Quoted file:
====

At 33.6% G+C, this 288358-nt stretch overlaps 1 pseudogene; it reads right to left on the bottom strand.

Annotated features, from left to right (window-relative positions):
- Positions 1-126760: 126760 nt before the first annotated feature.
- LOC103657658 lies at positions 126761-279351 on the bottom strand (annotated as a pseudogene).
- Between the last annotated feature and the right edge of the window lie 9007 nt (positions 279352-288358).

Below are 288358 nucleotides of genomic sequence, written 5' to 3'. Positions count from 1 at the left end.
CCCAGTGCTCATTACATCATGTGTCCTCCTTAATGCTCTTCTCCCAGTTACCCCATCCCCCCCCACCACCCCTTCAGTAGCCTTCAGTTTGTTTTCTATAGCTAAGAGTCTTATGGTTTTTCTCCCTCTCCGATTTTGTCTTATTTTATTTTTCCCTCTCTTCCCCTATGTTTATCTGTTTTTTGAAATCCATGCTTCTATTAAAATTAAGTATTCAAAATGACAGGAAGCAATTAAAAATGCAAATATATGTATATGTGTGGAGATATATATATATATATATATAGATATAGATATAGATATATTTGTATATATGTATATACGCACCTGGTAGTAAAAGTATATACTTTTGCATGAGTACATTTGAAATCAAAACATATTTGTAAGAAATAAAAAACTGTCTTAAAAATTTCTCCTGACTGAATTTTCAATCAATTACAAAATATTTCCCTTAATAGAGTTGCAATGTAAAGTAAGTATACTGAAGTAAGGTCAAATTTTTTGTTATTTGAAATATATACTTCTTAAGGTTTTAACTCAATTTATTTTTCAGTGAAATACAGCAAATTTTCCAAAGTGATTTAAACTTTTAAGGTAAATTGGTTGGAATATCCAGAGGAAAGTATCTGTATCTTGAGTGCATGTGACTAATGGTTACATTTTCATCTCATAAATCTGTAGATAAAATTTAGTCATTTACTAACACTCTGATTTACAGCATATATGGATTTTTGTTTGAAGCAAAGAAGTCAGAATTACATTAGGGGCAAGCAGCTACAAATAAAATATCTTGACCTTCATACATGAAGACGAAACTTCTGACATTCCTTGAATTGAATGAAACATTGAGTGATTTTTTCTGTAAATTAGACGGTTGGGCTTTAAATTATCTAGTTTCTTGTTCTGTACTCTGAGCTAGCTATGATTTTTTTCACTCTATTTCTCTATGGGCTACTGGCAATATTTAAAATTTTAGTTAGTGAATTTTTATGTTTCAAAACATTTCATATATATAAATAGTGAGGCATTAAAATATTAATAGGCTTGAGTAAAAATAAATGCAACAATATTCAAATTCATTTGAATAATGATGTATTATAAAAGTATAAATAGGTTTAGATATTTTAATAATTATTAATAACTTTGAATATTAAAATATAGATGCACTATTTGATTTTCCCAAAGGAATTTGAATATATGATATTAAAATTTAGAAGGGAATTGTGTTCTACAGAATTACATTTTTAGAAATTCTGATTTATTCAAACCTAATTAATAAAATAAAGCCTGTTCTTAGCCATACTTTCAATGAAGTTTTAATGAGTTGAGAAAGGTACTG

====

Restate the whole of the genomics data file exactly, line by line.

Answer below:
At 33.6% G+C, this 288358-nt stretch overlaps 1 pseudogene; it reads right to left on the bottom strand.

Annotated features, from left to right (window-relative positions):
- Positions 1-126760: 126760 nt before the first annotated feature.
- LOC103657658 lies at positions 126761-279351 on the bottom strand (annotated as a pseudogene).
- Between the last annotated feature and the right edge of the window lie 9007 nt (positions 279352-288358).

Below are 288358 nucleotides of genomic sequence, written 5' to 3'. Positions count from 1 at the left end.
CCCAGTGCTCATTACATCATGTGTCCTCCTTAATGCTCTTCTCCCAGTTACCCCATCCCCCCCCACCACCCCTTCAGTAGCCTTCAGTTTGTTTTCTATAGCTAAGAGTCTTATGGTTTTTCTCCCTCTCCGATTTTGTCTTATTTTATTTTTCCCTCTCTTCCCCTATGTTTATCTGTTTTTTGAAATCCATGCTTCTATTAAAATTAAGTATTCAAAATGACAGGAAGCAATTAAAAATGCAAATATATGTATATGTGTGGAGATATATATATATATATATATAGATATAGATATAGATATATTTGTATATATGTATATACGCACCTGGTAGTAAAAGTATATACTTTTGCATGAGTACATTTGAAATCAAAACATATTTGTAAGAAATAAAAAACTGTCTTAAAAATTTCTCCTGACTGAATTTTCAATCAATTACAAAATATTTCCCTTAATAGAGTTGCAATGTAAAGTAAGTATACTGAAGTAAGGTCAAATTTTTTGTTATTTGAAATATATACTTCTTAAGGTTTTAACTCAATTTATTTTTCAGTGAAATACAGCAAATTTTCCAAAGTGATTTAAACTTTTAAGGTAAATTGGTTGGAATATCCAGAGGAAAGTATCTGTATCTTGAGTGCATGTGACTAATGGTTACATTTTCATCTCATAAATCTGTAGATAAAATTTAGTCATTTACTAACACTCTGATTTACAGCATATATGGATTTTTGTTTGAAGCAAAGAAGTCAGAATTACATTAGGGGCAAGCAGCTACAAATAAAATATCTTGACCTTCATACATGAAGACGAAACTTCTGACATTCCTTGAATTGAATGAAACATTGAGTGATTTTTTCTGTAAATTAGACGGTTGGGCTTTAAATTATCTAGTTTCTTGTTCTGTACTCTGAGCTAGCTATGATTTTTTTCACTCTATTTCTCTATGGGCTACTGGCAATATTTAAAATTTTAGTTAGTGAATTTTTATGTTTCAAAACATTTCATATATATAAATAGTGAGGCATTAAAATATTAATAGGCTTGAGTAAAAATAAATGCAACAATATTCAAATTCATTTGAATAATGATGTATTATAAAAGTATAAATAGGTTTAGATATTTTAATAATTATTAATAACTTTGAATATTAAAATATAGATGCACTATTTGATTTTCCCAAAGGAATTTGAATATATGATATTAAAATTTAGAAGGGAATTGTGTTCTACAGAATTACATTTTTAGAAATTCTGATTTATTCAAACCTAATTAATAAAATAAAGCCTGTTCTTAGCCATACTTTCAATGAAGTTTTAATGAGTTGAGAAAGGTACTG